Excerpted from, “NASA’s Commercial Crew Program: Update on Development and Certification Efforts,” NASA Office of Inspector General, Report No. IG-16-028, September 1, 2016
SpaceX’s CCtCap contract initially included 18 milestones ranging from establishment of the original requirements baseline to final vehicle certification. During the first year of the contract, SpaceX and NASA agreed to separate SpaceX’s Propulsion Module Testing and Critical Design Review into multiple segments, which increased the total milestones to 21.20
As of June 2016, SpaceX had completed eight milestones (38 percent), five less than planned under the original schedule, and received $469 million (18 percent) of the total contract value. Of the 18 SpaceX milestones, five related to specific NASA program requirements:
- Certification Baseline Review,
- Design Certification Review,
- Flight Test Readiness Review,
- Operations Readiness Review, and
- Certification Review.
As with Boeing, these reviews are intended to ensure SpaceX has developed its transportation system design, defined its plan and schedule, and demonstrated that the system meets NASA requirements for one uncrewed and one crewed flight test leading up to final certification for operational flights to the ISS (click here for detailed descriptions of these review).
The dates for all of these milestones have also been extended, which has in turn delayed the two test flights. As of June 2016, SpaceX had not revised its schedule and was still planning its first certified crewed flight in December 2017. However, given the delays in achieving milestones necessary to receive certification, we believe it highly unlikely SpaceX will meet this goal.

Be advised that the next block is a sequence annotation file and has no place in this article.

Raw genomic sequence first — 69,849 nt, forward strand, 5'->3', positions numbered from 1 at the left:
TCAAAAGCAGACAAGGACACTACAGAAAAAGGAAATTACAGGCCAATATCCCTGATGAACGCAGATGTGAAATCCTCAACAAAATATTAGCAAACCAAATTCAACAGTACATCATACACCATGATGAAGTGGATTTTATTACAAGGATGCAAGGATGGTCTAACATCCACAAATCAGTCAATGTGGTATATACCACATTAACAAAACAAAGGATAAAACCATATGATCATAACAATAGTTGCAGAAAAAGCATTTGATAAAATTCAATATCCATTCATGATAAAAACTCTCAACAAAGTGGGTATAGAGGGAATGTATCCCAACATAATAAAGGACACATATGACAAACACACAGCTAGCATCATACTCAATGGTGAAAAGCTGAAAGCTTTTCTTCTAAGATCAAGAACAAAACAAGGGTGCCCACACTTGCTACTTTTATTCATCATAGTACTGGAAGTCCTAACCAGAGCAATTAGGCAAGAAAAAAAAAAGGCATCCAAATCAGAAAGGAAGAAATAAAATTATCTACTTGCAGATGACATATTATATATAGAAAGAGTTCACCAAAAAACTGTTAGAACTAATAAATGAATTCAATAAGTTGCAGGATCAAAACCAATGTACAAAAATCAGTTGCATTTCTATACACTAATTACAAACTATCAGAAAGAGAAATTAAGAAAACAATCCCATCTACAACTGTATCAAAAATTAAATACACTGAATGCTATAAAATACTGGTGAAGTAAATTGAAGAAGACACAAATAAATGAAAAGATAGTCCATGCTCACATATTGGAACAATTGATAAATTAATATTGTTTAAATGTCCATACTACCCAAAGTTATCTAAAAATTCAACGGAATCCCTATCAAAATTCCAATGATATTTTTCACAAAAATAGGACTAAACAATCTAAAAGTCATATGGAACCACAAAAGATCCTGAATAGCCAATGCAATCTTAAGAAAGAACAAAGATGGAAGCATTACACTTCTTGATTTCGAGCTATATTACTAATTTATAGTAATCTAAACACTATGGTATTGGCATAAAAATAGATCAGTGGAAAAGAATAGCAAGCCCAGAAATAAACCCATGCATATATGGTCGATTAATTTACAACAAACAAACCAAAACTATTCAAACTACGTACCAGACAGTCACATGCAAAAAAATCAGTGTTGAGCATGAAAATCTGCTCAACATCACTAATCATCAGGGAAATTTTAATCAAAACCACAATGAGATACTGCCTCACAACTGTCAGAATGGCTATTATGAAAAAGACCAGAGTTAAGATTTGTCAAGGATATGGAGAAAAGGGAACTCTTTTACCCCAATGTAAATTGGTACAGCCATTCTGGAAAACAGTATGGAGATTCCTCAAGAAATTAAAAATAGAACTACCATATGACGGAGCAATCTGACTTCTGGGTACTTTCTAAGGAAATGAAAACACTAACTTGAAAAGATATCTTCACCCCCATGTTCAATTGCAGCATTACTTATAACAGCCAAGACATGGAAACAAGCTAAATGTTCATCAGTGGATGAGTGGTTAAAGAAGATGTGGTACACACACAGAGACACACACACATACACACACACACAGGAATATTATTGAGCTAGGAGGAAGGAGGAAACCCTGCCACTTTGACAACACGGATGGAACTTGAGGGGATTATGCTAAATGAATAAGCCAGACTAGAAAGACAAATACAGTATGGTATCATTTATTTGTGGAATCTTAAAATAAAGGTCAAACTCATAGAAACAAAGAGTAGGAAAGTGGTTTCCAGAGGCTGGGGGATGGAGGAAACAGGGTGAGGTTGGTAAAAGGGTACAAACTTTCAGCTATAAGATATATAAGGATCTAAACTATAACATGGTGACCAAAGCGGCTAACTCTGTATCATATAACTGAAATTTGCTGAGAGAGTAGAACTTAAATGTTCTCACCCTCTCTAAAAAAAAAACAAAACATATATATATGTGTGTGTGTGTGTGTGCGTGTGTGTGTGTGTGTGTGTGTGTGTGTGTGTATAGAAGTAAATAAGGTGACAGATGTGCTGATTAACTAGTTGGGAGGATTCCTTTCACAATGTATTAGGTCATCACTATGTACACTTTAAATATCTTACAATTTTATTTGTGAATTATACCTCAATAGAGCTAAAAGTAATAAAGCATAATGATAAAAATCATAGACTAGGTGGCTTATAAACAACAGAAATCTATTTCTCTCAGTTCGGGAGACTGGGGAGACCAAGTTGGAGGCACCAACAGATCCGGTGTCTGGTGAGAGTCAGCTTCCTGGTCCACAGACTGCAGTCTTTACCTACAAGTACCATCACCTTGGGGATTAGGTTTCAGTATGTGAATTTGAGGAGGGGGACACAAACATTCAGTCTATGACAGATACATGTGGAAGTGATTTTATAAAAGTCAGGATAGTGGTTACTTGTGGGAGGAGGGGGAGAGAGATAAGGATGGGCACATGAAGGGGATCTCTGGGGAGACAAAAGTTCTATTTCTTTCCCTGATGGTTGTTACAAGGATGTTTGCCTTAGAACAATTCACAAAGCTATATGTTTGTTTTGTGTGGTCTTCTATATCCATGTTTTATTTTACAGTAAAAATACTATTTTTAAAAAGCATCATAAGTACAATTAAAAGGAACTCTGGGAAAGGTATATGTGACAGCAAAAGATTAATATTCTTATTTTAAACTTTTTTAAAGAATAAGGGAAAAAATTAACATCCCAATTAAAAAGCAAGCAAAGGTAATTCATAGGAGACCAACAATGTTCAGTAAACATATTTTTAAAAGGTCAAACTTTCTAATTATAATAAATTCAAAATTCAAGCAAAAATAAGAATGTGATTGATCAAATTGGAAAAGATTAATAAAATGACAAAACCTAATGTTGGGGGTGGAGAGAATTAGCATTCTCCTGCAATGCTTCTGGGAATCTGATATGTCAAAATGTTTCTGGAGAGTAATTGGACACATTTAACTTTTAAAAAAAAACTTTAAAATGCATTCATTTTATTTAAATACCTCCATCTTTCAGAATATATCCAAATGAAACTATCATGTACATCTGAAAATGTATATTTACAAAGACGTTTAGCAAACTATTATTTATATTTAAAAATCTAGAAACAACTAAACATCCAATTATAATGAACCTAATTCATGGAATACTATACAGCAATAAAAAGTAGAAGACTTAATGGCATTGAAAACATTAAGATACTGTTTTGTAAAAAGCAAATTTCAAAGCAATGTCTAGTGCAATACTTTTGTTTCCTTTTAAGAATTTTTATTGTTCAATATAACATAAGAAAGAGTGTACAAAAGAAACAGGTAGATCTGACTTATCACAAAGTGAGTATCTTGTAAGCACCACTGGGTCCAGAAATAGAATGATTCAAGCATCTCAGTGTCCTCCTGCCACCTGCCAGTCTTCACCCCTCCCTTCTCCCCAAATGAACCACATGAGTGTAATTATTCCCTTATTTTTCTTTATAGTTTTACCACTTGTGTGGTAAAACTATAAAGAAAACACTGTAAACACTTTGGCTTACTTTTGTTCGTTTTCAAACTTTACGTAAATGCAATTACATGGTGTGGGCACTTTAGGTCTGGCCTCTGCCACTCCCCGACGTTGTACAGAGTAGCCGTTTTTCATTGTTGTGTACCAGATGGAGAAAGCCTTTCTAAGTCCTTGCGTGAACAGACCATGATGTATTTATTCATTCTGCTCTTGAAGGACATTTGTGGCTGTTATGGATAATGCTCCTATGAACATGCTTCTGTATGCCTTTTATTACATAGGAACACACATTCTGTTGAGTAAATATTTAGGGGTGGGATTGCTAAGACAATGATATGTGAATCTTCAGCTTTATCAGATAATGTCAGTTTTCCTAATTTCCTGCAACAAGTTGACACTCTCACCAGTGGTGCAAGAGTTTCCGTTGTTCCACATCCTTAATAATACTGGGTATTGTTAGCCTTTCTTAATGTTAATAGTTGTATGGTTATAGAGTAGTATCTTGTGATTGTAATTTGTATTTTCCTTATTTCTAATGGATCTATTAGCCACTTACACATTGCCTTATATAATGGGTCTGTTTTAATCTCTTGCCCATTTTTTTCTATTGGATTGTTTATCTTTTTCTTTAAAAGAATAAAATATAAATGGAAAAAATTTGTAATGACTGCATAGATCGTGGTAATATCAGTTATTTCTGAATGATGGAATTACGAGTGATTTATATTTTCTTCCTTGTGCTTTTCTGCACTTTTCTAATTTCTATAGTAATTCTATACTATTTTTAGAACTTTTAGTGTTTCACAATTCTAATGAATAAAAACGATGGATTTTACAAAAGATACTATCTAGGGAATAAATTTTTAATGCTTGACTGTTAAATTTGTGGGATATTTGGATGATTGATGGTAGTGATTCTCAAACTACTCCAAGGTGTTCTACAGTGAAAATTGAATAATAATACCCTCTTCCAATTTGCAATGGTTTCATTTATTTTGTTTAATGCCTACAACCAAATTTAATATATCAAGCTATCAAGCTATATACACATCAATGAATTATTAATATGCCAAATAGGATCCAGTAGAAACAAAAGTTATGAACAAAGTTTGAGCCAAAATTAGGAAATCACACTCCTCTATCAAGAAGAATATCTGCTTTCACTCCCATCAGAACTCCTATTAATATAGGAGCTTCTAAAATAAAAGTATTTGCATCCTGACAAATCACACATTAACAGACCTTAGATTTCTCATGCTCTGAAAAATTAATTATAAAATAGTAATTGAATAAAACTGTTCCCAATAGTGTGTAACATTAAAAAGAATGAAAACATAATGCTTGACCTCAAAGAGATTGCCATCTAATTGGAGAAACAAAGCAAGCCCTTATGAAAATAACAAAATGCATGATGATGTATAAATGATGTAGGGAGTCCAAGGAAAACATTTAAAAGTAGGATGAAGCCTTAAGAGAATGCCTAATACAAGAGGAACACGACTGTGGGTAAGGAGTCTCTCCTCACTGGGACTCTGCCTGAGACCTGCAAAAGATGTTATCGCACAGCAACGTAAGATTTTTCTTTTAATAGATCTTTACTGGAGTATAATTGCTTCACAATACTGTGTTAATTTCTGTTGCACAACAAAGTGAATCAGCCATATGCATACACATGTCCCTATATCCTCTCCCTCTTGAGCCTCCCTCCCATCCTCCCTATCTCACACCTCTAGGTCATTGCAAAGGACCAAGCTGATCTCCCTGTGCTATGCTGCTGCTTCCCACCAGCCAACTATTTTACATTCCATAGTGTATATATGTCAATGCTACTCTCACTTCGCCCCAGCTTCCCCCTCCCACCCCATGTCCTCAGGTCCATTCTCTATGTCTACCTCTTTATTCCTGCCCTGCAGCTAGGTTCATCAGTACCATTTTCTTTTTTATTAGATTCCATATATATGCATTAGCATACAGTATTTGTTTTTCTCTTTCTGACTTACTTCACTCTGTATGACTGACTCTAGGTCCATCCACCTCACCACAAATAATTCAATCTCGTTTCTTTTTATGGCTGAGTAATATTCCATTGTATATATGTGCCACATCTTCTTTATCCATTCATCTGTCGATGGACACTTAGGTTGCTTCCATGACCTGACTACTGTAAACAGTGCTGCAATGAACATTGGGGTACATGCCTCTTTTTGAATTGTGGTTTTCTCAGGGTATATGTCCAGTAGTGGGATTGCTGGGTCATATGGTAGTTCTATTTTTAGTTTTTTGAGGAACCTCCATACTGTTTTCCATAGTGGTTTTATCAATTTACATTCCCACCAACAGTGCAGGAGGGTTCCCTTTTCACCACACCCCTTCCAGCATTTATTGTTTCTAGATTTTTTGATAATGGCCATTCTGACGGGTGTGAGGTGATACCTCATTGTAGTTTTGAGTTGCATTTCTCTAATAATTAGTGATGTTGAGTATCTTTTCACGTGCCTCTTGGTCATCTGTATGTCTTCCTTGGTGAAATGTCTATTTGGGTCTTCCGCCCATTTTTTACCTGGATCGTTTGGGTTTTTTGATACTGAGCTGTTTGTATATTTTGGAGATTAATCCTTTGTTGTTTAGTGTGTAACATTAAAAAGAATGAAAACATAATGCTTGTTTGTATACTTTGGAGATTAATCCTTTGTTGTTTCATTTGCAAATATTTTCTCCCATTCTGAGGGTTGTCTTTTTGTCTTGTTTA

As of July 2016, SpaceX has completed four significant milestones:
- Certification Baseline Review. For this review, baseline requirements were confirmed to bein line with NASA guidance; the plan and schedule for completing design, development, test,and evaluation and certification for the system was defined; and top safety, technical, cost, and schedule risks were defined. SpaceX completed this milestone in December 2014 after a1-month delay.
- Initial Propulsion Module Testing. This test of a flight-representative spacecraft propulsion system was conducted in October 2015 after a 6-month delay.
- Critical Design Review, Delta Critical Design Review, and Delta Critical Design Review 2. These reviews are intended to ensure the Falcon 9/Crew Dragon design satisfied all applicable requirements; assess the maturity of the system to determine whether it is appropriate to proceed to fabrication, assembly, integration, and testing; and secure NASA approval of the contractor’s product verification and validation plans. SpaceX completed the first part of the review, which focused on the design of its launch vehicle and uncrewed ground systems, in November 2015 after a 5-month delay. It completed the second part, which focused on the capsule and mission operations in December 2015 as scheduled. SpaceX is planning to undertake the third part of the review, which will focus on any remaining Dragon components, an updated seat design, and crewed ground systems, in August 2016. In total, SpaceX anticipates completing all three components 13 months later than originally planned.
- Propulsive Descent Test Complete. This test of the Pad Abort Test Vehicle to perform controlled propulsive burns in a dynamic environment was completed in December 2015 after a 3-month delay.